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School of Philosophy, Religion, and History of Science
FACULTY OF ARTS
Innovating in Combat
• Elizabeth Bruton, Postdoctoral
Researcher, “Innovating in Combat:
Telecommunications and intellectual
property in the First World War”
• Aim of the project is to help museums,
archives, and the wider public to better
appreciate the significance of
communications technologies during
World War One
• University of Leeds and Museum of the
History of Science, Oxford
• Graeme Gooday and Elizabeth Bruton
• Funded by AHRC
School of Philosophy, Religion, and History of Science
FACULTY OF ARTS
Outline
• Introduction
• Cable Telegraphy prior to World War One
• Outbreak of War and “Cable Wars” – cutting of
cables
• Britain cuts international cables including
Borkum
• German attack on Fanning Island
• German attack on Cocos Islands
• German attack on Britain-Norwegian cable
• Zimmermann Telegram
• Conclusion
Cover of Horatio Alger, Jr.'s The Telegraph Boy, c.1880.
Image available in the public domain via Wikimedia Commons.
School of Philosophy, Religion, and History of Science
FACULTY OF ARTS
Electrical Telegraphy
Left: William Fothergill Cooke and Charles Wheatstone's electric telegraph "needle telegraph")
from 1837 now in the Science Museum. Image licensed by GNU license Via Wikimedia Commons.
Right: Morse key, by Ken Owen. Image licensed via Creative Commons
Attribution-NonCommercial-NoDerivs 2.0
School of Philosophy, Religion, and History of Science
FACULTY OF ARTS
Cable Telegraphy
1891 Telegraph Cable map. Image available in public domain.
School of Philosophy, Religion, and History of Science
FACULTY OF ARTS
Cable Telegraphy
Map of the Submarine Telegraph between America and Europe. Image available in the public domain.
School of Philosophy, Religion, and History of Science
FACULTY OF ARTS
Outbreak of War
Left: Segment of Borkum cable. Image courtesy of Porthcurno
Telegraph Museum.
Right: Map of the action between HMAS Sydney and SMS
Emden at the Cocos Islands. Image available in the public
domain.
School of Philosophy, Religion, and History of Science
FACULTY OF ARTS
The attack on Cocos Islands
The two severed ends of the cable after the attack. Image courtesy of Porthcurno Telegraph Museum.
School of Philosophy, Religion, and History of Science
FACULTY OF ARTS
The attack on Cocos Islands
The destroyed wireless mast after the attack. Image courtesy of Porthcurno Telegraph Museum.
School of Philosophy, Religion, and History of Science
FACULTY OF ARTS
The attack on Cocos Islands
The instrument room on Direction Island, as left by the Germans.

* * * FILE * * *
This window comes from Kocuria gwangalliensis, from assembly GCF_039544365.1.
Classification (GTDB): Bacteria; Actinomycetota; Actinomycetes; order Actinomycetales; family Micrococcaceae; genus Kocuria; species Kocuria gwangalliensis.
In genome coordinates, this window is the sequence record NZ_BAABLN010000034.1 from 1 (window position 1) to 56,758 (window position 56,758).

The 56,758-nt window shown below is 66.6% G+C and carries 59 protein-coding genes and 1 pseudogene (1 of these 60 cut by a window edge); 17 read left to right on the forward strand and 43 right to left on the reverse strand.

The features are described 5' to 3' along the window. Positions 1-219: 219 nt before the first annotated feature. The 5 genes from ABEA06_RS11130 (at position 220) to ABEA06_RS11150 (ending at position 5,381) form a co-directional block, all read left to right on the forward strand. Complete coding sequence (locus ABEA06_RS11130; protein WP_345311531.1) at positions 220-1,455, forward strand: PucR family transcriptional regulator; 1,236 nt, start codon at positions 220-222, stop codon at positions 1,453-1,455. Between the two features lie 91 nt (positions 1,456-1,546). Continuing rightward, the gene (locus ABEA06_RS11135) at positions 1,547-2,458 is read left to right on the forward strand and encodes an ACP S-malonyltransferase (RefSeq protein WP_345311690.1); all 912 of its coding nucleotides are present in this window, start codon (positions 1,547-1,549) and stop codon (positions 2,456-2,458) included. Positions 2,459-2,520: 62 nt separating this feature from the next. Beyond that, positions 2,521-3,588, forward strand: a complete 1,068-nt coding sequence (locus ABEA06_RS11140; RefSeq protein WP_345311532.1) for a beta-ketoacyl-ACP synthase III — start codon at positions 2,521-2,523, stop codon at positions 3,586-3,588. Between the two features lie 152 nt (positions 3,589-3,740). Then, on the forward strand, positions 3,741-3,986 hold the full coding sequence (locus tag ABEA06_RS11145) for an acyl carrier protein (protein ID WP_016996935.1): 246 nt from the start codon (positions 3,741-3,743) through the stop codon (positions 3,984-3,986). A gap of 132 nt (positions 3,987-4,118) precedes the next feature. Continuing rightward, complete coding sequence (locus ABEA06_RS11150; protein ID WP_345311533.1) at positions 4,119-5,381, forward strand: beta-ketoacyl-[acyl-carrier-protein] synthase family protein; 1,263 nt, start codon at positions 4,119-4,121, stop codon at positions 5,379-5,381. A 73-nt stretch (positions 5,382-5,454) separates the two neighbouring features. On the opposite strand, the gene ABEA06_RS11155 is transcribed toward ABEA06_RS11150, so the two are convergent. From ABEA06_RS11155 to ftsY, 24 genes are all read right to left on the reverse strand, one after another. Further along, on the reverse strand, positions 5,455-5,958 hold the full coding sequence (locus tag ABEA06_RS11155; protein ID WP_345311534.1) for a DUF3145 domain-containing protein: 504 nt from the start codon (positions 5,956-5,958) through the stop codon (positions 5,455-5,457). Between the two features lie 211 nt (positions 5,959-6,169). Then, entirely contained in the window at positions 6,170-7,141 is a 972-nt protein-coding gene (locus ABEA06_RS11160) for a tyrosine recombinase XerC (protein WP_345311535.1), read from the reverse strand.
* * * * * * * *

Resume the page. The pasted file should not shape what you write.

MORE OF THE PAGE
Image courtesy of Porthcurno Telegraph Museum.
School of Philosophy, Religion, and History of Science
FACULTY OF ARTS
German attack on British-Norwegian cable
Left: The message left by the Germans that attacked the
Cable.
Right: The two ends of the severed cables with the
“mysterious apparatus” still attached.
Both images courtesy of BT archives.
School of Philosophy, Religion, and History of Science
FACULTY OF ARTS
Zimmermann Telegram
Left: The encrypted version of the Zimmermann telegram obtained from
Mexican telegraph office.
Right: A portion of the Telegram as decrypted ‘Room 40’.
Both images are available in the public domain.
School of Philosophy, Religion, and History of Science
FACULTY OF ARTS
Zimmermann Telegram
Translated version of the Zimmermann Telegram as decrypted by ‘Room 40’
We intend to begin on the first of February unrestricted submarine warfare. We
shall endeavor in spite of this to keep the United States of America neutral. In the
event of this not succeeding, we make Mexico a proposal of alliance on the
following basis: make war together, make peace together, generous financial
support and an understanding on our part that Mexico is to reconquer the lost
territory in Texas, New Mexico, and Arizona. The settlement in detail is left to
you. You will inform the President of the above most secretly as soon as the
outbreak of war with the United States of America is certain and add the
suggestion that he should, on his own initiative, invite Japan to immediate
adherence and at the same time mediate between Japan and ourselves. Please
call the President's attention to the fact that the ruthless employment of our
submarines now offers the prospect of compelling England in a few months to
make peace." Signed, ZIMMERMANN
School of Philosophy, Religion, and History of Science
FACULTY OF ARTS
Thank you!
e: [email protected]
w: http://blogs.mhs.ox.ac.uk/innovatingincombat/
@WWITelecomms / @lizbruton
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PowerPoint slides from evening lecture